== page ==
Squaring numbers math help. How to square negatives, fractions and decimals (x^2)
The First 12 Square Numbers Video
To work out the square of a number just multiply the number by itself. A little 2, written on the top right of the number, means that you are squaring the number.
So, 7² means you need to work out the square of 7 which is:
7 × 7 = 49 (not 7 × 2, which is a common error)
Similarly, 15² means you need to work out the square of 15 which is:
15 × 15 = 225 (again not 15 × 2)
If you are squaring a negative number, then this can be worked out in a similar way.
For example (-3)² means the square of -3 which is:
-3 × -3 = 9 (two negative make a plus)
Finding a square of a fraction can also be done in a similar process.
For example, work out the square of 3/4.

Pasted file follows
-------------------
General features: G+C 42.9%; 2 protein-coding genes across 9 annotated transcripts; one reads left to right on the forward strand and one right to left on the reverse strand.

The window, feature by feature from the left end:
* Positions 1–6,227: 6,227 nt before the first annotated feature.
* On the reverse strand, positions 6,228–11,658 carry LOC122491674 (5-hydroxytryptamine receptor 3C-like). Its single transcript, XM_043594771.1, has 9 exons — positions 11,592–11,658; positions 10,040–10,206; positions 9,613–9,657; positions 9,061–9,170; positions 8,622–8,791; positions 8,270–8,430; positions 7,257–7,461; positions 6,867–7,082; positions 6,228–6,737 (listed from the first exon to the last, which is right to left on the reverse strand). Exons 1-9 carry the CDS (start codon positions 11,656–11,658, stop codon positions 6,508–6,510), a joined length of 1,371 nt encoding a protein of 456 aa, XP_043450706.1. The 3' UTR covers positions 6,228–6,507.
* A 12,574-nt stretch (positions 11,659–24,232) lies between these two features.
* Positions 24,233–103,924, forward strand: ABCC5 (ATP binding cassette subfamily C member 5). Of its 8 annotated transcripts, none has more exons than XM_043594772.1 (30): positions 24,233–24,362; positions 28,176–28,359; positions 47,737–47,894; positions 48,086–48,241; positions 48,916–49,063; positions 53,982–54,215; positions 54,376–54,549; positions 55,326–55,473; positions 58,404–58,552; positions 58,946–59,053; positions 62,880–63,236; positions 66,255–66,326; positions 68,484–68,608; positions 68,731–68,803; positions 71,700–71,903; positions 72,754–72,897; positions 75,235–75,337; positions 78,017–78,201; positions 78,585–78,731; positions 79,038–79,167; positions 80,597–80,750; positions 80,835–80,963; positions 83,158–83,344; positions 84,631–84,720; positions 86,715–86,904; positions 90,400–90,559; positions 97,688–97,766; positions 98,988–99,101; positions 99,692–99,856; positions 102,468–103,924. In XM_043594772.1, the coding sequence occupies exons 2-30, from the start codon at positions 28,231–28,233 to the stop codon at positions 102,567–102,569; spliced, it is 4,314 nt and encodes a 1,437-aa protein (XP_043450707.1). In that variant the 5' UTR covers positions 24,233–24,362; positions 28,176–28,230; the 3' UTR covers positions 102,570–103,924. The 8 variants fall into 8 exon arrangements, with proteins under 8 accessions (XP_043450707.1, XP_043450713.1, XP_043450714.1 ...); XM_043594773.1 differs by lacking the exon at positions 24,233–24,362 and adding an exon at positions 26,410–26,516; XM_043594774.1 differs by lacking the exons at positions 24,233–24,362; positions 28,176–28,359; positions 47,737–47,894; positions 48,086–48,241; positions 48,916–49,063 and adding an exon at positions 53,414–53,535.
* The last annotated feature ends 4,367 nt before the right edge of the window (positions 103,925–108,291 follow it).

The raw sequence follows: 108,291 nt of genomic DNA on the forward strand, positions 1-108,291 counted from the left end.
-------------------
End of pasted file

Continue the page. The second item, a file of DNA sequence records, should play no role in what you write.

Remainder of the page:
(3/4)² = ¾ × ¾ = 9/16 (just multiply the numerators and denominators together).
Decimals, can also be squared in the same way.
Work out 0.3².
This means 0.3×0.3 = 0.09
It’s also a good idea that you remember your first 10 (or 20) square numbers as square numbers are popular questions on math tests. The first 20 square numbers are:
If you are working larger square numbers then you can use your calculator.
Work out 142².
On you calculator you can type in 142 × 142 = 20164. Alternatively, you can use the square key on your calculator (x²).
The opposite process to squaring a number is square rooting. A square root sign looks like √. For example, work out the square root of 121. If you look at the square numbers listed above, 121 is the 11th square number in the list, so the √121 = 11 (since 11 multiplied by 11 is 121). You can also work out the square root of larger number on your calculator by using the square root key (which looks like√).
So to summarise, remember that squaring means multiply the number by itself and don’t just multiply the number by 2!. Also, a square root is the inverse process to squaring.